Of all the wonderful things Paul Walker said at the recent Birmingham Conference, this in particular stands out in my mind. Please forgive me as I paraphrase from memory:
I know people who are just beside themselves over trying to get their kids into just the right preschool, because getting into just the right preschool means getting into just the right primary school, which means getting into just the right college, so that one can have just the right career, marry just the right kind of person and have just the right kind of kids, that of course will get into…just the right kind of preschool. The ‘wheel in the sky’ keeps on turning, and it will continue to turn until we may or may not end up in just the right kind of graveyard.
As a southerner, this comment took me back to William Faulkner’s Go Down, Moses, in which Faulkner put this “wheel in the sky” in a very poignant and quintessentially southern way, by tying it to something to which every southerner is tied in some way: the land.
There’s a reason that Garden and Gun magazine has struck such a chord in the southern mindset. It’s because deep in every southerner’s heart is a love for the land. It’s not the garden that we plant so much as the land upon which we plant it. Likewise, it’s not so much the hunting itself as it is where we hunt. We’re tied inseparably to the land.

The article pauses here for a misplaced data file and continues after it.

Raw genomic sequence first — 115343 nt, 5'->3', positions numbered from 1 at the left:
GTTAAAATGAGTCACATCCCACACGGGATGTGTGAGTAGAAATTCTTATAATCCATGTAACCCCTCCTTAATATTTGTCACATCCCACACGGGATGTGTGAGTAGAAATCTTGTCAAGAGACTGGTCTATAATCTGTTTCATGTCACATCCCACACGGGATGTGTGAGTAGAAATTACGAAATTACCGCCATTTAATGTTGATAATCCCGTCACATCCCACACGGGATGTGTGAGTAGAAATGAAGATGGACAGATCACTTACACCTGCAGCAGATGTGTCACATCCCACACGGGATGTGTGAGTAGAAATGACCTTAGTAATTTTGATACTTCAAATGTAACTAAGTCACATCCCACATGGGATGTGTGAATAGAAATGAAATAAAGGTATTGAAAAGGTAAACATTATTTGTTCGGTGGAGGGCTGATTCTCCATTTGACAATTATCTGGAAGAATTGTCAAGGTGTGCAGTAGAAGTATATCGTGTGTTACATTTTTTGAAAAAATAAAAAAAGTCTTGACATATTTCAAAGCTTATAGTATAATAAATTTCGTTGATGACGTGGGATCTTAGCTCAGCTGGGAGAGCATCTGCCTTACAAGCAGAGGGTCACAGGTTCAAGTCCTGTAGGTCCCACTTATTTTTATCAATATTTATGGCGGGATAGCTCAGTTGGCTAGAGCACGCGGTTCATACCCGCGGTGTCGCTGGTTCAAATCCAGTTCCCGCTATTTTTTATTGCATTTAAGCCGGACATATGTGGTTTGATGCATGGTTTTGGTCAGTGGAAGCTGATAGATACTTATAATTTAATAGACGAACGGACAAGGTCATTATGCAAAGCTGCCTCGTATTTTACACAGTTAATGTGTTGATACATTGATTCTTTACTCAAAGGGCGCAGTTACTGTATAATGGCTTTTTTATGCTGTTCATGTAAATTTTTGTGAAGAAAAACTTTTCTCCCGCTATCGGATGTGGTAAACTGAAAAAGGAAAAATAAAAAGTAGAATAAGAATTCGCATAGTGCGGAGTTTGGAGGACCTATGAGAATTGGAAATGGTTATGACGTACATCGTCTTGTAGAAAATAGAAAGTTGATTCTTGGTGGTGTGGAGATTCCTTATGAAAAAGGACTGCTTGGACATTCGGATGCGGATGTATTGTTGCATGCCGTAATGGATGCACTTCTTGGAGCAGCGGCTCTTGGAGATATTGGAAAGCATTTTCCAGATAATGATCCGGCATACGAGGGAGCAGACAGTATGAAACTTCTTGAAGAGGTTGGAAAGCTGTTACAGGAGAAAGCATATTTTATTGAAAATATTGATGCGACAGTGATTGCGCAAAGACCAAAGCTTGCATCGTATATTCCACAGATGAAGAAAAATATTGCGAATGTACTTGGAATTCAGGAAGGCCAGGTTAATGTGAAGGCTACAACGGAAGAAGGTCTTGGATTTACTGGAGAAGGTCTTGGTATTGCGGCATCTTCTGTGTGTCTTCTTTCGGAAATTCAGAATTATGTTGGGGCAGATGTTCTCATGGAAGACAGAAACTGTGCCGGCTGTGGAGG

And the land has its cycle. It’s passed from generation to generation, and each generation in its brokenness makes the same mistakes upon that same land, over and over again. In Go Down Moses, the land inherited by Isaac McCaslin has borne the sin of the institution of slavery, and more germane to the story, the specific sin of blue-eyed children having been sired in the slave quarters row.
Young Isaac learns this through the slave ledgers which still reside above an ancient desk in the rambling old plantation commissary even up to the time of his youth, which is some 20 to 25 years after the War (in the South we don’t call it “Civil”– it’s simply referred to as “the War”). McCaslin comes to the conclusion that it’s the land itself that is cursed, that all land is in fact cursed, and that the origin of this curse is man’s belief that he could ever own the land in the first place.
As a result of this revelation, Isaac tries to run from the land. He repudiates his birthright, giving the land to a cousin who isn’t in the paternal line. He then spends the rest of his life seeking solace by hunting in the “big woods,” contenting himself to live in a small house in town that isn’t his, and to own nothing except his camp cot, hunting kit and rifle.
To a southern man who is seeking to detach in my own way, this seems idyllic, but alas it’s not to be. No one escapes the land. And indeed, in the final chapter of the book an elderly Isaac McCaslin is confronted with yet another illegitimate child sired under sinful circumstances by someone tied to that same land, this time by his cousin’s son.
I believe Faulkner to be on sound biblical ground here. The Apostle Paul makes reference to this in Romans 8 by referring to the whole of creation as having been “subjected to frustration” as a result of original sin. Faulkner is pointing to this in his own very southern way by pointing to the land and all that resides upon it as being cursed as a result of sin.
So one is left wondering if there is any hope for our situation, given that we can’t escape the curse on foot. Yet Paul tells us we do have one hope. Our hope lies in a form of death, which is admittedly not very palatable at first blush, until we consider what he means. We must die and be reborn. We must be made new. This does happen, and it has happened: “I have been crucified with Christ and I no longer live, but Christ lives in me.” Galatians 2:20. The right kind of graveyard, if ever there was one.